Be sure you thermally isolate the 80/20 from the van steel. Seems aluminum is a very good conductor!

Consider rotating the toilet 90 degrees. Probably too late for that. Much easier to use when you face the aisle and does not require as long a cabinet space.
 

Airtime

Active member
Be sure you thermally isolate the 80/20 from the van steel. Seems aluminum is a very good conductor!

Consider rotating the toilet 90 degrees. Probably too late for that. Much easier to use when you face the aisle and does not require as long a cabinet space.
Yes I do plan a thermal break, as I plan to make this a 4 season rig.

On the toilet, definitely not too late to change, I haven't built or cut anything there yet. I'll do the bath module last. I'm on the fence as to type of toilet. Leaning toward cassette for simplicity but want to leave the option open for plumbing for a macerating toilet and black tank in case I ever decided to add that it. To start with, I've got a Thetford Curve porta-potti which is very similar to a cassette toilet and has 4g fresh, 5.5g waste. If my wife and I decide we like it after we gain some experience with it, then I may do a permanent cassette toilet install so I can pull the cassette from outside.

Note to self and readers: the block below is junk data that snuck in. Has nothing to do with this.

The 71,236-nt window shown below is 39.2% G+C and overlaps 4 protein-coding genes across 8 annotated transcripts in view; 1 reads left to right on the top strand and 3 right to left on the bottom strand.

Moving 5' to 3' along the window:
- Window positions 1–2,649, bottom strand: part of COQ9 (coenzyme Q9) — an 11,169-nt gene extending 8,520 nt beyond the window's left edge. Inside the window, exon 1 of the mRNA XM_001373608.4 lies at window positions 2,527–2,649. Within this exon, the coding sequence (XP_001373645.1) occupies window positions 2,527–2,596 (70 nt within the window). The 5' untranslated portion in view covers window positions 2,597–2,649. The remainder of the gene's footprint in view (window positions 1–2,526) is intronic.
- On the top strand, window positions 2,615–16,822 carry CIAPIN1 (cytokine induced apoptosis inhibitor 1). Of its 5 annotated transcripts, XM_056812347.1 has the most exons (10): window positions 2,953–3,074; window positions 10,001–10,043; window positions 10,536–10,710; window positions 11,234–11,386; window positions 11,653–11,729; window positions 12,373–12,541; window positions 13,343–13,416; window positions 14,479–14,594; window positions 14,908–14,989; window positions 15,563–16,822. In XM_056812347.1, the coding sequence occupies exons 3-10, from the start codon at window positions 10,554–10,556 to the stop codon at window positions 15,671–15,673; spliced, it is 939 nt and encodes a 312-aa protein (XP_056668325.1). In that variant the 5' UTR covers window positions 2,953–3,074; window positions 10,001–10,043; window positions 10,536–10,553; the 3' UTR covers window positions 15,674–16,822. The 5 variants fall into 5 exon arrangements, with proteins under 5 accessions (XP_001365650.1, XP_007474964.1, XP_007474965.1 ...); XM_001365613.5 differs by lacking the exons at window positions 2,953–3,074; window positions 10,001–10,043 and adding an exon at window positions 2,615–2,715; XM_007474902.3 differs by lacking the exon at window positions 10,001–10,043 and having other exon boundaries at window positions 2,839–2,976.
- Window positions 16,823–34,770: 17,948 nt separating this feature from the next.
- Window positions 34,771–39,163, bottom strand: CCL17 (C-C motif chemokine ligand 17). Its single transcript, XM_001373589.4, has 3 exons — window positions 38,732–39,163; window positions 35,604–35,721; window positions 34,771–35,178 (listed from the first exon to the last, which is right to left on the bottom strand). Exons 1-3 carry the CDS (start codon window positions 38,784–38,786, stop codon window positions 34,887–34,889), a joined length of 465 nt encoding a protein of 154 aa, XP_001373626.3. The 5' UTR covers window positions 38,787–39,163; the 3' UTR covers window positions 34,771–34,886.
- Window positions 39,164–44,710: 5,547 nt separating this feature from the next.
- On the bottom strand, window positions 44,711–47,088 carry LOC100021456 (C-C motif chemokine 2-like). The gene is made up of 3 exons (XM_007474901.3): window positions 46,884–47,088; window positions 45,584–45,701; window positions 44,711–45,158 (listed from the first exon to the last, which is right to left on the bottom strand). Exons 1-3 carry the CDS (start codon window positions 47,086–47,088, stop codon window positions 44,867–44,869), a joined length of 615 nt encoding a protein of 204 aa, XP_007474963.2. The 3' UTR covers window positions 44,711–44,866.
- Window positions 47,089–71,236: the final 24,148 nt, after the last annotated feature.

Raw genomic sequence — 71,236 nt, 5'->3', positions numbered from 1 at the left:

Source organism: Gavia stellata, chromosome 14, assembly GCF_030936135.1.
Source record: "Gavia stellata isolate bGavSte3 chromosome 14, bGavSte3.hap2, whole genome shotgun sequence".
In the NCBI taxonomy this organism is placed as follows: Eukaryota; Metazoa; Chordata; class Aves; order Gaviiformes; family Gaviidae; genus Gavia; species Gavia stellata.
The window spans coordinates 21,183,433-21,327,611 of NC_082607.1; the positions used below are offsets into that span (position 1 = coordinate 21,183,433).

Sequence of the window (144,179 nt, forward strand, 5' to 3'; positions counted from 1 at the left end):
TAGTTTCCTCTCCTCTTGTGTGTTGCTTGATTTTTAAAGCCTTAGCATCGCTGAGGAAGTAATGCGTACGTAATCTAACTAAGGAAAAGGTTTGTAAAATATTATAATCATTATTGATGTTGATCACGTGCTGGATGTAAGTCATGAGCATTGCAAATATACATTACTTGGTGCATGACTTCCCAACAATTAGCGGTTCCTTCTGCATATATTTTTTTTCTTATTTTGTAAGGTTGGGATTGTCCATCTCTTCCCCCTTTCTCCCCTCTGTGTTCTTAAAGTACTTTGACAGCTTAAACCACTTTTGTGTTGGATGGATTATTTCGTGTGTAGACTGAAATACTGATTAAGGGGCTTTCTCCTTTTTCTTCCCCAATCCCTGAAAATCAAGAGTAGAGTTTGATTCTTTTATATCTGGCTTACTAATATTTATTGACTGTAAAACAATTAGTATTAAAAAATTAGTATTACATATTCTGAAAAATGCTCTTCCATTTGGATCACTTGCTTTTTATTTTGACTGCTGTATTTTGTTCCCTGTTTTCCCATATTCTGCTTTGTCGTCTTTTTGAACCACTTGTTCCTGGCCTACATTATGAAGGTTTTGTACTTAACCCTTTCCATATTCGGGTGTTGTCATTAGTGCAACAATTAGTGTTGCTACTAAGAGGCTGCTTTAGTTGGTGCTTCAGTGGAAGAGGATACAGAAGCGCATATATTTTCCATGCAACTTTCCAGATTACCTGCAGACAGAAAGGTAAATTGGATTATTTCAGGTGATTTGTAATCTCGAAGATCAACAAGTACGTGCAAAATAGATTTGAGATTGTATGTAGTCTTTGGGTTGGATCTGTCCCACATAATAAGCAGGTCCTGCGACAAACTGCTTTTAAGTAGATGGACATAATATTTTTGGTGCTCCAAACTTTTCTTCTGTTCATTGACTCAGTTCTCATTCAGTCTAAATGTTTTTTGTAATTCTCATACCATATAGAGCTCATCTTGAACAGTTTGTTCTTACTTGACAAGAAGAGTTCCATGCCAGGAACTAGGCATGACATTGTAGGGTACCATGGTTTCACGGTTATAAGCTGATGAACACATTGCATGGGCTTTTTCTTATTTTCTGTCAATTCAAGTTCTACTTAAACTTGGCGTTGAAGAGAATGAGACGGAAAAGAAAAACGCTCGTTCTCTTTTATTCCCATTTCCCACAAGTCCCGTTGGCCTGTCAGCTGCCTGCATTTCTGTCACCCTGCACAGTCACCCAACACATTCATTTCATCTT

Or may just stay with the porta-potti as it seems to have similar functionality at about 1/5 the cost, and only downside vs. cassette is that I would have to take the porta-potti outside and separate the cassette (wife won't want it separated inside). The extra overhead on the dumping task seems small. And it is very simple, no holes to cut, no plumbing to run, can orient whichever way I want.

On the shower dimensions, both my wife and I want to have the door closed when using the toilet, along with a decent vent fan. Both for privacy and for smell mitigation. A van is a small space as you know. Our Airstream B-190 had the toilet in the very back next to the shower, with a collapsing door blocking it from the forward living area. This was quite nice actually. Having it up front essentially in the kitchen area is less optimal but that's the tradeoff for having indoor gear storage and platform bed.
 

Graphite Dave

Dave Orton